Edward Hopper’s paintings have a special emotional resonance for me. They capture moods and people and scenes that remind of the time in my life when I lived in a declining industrial city in the Midwest. I worked on a night shift, and with my body clock flipped from almost everyone else’s, I was awake and about when the city was empty, dark, lonely and yet also peaceful. I saw the other world of the city, the one populated by the night people who come out when the day people are asleep. Hopper always brings me back to that experience in a powerful way.
I was therefore glad to receive as a Christmas gift this year a book about his art, which included many excellent paintings which were unfamiliar to me. But the text of the book reminded me how much I detest most art criticism. Apparently, Hopper was exploring the tension between being and becoming in a world in which the primordial angst in humanity’s soul struggles against the bleak weltanschaung of modernity, perennially in tension with a Rousseausque subversion of the tropes of quotidian existence. Or something like that.
Perhaps I am too “low church”, but when I read art critics, I usually think three things:
1) I have doctoral level education, and I can barely understand what you are saying
2) I suspect that you are writing more about yourself than the artist in question
3) You are making it harder rather than easier for people to get something out of the experience of art
Many people are intimidated by art and thus shy away from it. Jargon laden art criticism makes this problem more rather than less acute, and that makes me mad both on my own behalf and on behalf of other people who miss out on the richness of art because high-end criticism makes it seem over their head. In contrast, although it probably gets derided as mere “art appreciation class” instead of serious criticism, I am quite grateful when an expert relates plain-spoken observations about a painting that help me understand it better. Something as simple as “Did you ever notice that there are no cars in Hopper’s street scenes and that makes the cities look even more empty?” or “He painted this just after a big exhibition at which he saw for the first time some new styles that he wanted to try himself” have helped me see new things in Hopper’s work.
There was a nun on public television some years ago who did just this sort of thing. I literally saw 10 minutes of her series by chance when I was sitting in a hotel lobby, but it was the kind of commentary for which I was grateful, and it focused on a great Hopper painting, Nighthawks (which I have a copy of hanging in my office today). Her name is Sister Wendy and I was fortunate to just now find on line her take on this painting:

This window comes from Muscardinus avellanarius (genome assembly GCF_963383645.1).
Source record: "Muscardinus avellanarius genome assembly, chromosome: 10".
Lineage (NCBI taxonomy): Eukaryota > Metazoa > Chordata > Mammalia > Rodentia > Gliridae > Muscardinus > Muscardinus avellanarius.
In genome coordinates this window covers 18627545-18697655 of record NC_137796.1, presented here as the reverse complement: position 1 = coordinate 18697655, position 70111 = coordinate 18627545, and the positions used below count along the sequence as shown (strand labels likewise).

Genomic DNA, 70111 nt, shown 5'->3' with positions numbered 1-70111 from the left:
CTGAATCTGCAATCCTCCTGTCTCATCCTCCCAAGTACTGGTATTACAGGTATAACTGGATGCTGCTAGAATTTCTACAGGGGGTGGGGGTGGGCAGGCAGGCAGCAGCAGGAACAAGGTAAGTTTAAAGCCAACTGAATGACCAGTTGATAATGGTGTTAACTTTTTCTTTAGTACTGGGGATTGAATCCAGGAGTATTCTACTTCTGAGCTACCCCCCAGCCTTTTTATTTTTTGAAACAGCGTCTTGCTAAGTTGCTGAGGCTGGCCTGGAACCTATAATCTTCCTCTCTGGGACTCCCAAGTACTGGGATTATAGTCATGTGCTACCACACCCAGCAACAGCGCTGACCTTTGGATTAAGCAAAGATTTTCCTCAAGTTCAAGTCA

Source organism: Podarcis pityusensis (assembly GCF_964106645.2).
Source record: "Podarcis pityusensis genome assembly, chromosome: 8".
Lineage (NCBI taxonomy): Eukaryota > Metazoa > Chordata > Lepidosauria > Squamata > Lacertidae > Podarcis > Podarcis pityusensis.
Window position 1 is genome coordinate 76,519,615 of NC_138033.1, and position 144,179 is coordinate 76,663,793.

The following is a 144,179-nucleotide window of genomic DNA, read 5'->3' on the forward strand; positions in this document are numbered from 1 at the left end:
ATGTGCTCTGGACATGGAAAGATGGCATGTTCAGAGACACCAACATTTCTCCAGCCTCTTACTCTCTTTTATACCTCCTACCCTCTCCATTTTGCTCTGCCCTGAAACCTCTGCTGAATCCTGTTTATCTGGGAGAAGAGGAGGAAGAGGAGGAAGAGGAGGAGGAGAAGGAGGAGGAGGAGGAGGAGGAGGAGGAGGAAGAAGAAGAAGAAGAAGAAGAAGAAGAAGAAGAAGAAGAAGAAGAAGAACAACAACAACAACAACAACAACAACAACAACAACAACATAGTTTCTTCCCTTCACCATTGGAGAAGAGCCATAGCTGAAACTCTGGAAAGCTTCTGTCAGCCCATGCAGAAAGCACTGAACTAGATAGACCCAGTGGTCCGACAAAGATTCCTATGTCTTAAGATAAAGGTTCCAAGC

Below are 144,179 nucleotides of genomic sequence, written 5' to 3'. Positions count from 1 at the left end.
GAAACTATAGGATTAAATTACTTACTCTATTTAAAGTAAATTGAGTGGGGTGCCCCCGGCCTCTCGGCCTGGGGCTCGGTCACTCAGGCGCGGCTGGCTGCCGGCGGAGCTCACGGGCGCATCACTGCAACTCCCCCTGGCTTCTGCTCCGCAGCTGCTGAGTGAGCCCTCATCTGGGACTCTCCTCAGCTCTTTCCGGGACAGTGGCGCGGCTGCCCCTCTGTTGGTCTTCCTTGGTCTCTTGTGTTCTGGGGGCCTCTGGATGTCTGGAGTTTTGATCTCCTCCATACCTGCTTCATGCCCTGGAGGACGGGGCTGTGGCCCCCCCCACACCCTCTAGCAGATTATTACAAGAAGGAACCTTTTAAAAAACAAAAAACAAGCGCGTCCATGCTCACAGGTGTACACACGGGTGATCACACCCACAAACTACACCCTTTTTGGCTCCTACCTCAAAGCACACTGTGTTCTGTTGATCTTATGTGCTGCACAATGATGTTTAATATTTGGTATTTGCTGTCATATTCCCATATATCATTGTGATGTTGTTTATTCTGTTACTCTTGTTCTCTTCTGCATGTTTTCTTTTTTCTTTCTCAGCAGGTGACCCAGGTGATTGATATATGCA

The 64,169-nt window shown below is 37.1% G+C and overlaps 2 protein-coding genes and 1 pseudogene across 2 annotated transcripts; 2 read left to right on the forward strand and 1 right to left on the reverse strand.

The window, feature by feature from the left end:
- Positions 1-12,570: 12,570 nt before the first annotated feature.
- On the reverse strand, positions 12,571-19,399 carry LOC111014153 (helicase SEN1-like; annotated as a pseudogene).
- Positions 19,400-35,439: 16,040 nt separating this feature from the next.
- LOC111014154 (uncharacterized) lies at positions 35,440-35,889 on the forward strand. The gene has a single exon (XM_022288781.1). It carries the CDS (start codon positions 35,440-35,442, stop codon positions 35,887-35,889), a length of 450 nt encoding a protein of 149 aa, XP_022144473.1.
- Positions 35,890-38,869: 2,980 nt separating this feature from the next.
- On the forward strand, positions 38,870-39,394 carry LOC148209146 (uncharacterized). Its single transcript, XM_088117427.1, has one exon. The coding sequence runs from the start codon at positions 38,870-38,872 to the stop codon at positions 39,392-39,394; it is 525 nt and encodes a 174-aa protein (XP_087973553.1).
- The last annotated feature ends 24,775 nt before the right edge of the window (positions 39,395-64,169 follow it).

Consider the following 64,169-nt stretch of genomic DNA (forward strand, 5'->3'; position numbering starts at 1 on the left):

Apparently, there was a period when every college dormitory in the country had on its walls a poster of Hopper’s Nighthawks; it had become an icon. It is easy to understand its appeal. This is not just an image of big-city loneliness, but of existential loneliness: the sense that we have (perhaps overwhelmingly in late adolescence) of being on our own in the human condition. When we look at that dark New York street, we would expect the fluorescent-lit cafe to be welcoming, but it is not. There is no way to enter it, no door. The extreme brightness means that the people inside are held, exposed and vulnerable. They hunch their shoulders defensively. Hopper did not actually observe them, because he used himself as a model for both the seated men, as if he perceived men in this situation as clones. He modeled the woman, as he did all of his female characters, on his wife Jo. He was a difficult man, and Jo was far more emotionally involved with him than he with her; one of her methods of keeping him with her was to insist that only she would be his model.
“From Jo’s diaries we learn that Hopper described this work as a painting of “three characters.” The man behind the counter, though imprisoned in the triangle, is in fact free. He has a job, a home, he can come and go; he can look at the customers with a half-smile. It is the customers who are the nighthawks. Nighthawks are predators – but are the men there to prey on the woman, or has she come in to prey on the men? To my mind, the man and woman are a couple, as the position of their hands suggests, but they are a couple so lost in misery that they cannot communicate; they have nothing to give each other. I see the nighthawks of the picture not so much as birds of prey, but simply as birds: great winged creatures that should be free in the sky, but instead are shut in, dazed and miserable, with their heads constantly banging against the glass of the world’s callousness. In his Last Poems, A. E. Housman (1859-1936) speaks of being “a stranger and afraid/In a world I never made.” That was what Hopper felt – and what he conveys so bitterly.”
Interesting thoughts, useful information, perceptive observations all communicated in unpretentious and clear language. How I wish more art critics would follow Sister Wendy’s example.